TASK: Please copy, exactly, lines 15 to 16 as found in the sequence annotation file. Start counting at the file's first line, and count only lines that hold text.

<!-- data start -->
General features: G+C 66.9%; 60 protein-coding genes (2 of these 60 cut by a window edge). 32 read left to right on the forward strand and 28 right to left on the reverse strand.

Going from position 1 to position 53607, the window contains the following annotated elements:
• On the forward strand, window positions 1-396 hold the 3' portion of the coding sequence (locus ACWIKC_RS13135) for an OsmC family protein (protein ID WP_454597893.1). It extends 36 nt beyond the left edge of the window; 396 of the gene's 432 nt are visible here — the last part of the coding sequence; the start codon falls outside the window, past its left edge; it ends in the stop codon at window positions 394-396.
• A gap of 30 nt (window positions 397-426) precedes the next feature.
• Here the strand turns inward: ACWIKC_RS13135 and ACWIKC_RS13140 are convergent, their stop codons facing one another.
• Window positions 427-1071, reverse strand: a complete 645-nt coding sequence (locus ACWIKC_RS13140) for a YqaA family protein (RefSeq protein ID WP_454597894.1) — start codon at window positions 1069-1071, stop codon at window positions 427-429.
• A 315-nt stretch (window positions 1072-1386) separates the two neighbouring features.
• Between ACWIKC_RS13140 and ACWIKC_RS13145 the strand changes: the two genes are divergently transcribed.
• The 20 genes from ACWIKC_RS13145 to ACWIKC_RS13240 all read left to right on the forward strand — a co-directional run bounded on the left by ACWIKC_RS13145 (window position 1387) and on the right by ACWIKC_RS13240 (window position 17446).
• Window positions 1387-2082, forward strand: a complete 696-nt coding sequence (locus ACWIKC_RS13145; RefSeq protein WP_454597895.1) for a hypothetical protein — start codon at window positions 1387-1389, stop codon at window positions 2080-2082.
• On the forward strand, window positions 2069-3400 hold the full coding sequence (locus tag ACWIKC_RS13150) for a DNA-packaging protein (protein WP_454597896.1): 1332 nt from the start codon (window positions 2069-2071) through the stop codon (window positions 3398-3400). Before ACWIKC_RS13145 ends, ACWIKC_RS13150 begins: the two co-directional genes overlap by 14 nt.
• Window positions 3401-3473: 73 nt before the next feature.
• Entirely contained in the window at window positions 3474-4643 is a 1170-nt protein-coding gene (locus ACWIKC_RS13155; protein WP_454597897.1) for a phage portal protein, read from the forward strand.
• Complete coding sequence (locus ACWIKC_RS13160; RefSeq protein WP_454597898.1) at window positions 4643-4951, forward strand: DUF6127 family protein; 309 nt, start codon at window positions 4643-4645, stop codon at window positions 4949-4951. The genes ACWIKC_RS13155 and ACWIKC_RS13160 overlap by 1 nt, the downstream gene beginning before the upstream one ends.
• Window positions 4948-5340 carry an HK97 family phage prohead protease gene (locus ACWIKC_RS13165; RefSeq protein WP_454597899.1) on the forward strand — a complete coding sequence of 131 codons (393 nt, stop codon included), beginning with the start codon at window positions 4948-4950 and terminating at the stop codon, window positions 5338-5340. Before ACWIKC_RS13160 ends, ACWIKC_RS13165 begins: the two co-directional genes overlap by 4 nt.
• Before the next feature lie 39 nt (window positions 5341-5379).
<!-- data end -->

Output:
• Window positions 4948-5340 carry an HK97 family phage prohead protease gene (locus ACWIKC_RS13165; RefSeq protein WP_454597899.1) on the forward strand — a complete coding sequence of 131 codons (393 nt, stop codon included), beginning with the start codon at window positions 4948-4950 and terminating at the stop codon, window positions 5338-5340. Before ACWIKC_RS13160 ends, ACWIKC_RS13165 begins: the two co-directional genes overlap by 4 nt.
• Before the next feature lie 39 nt (window positions 5341-5379).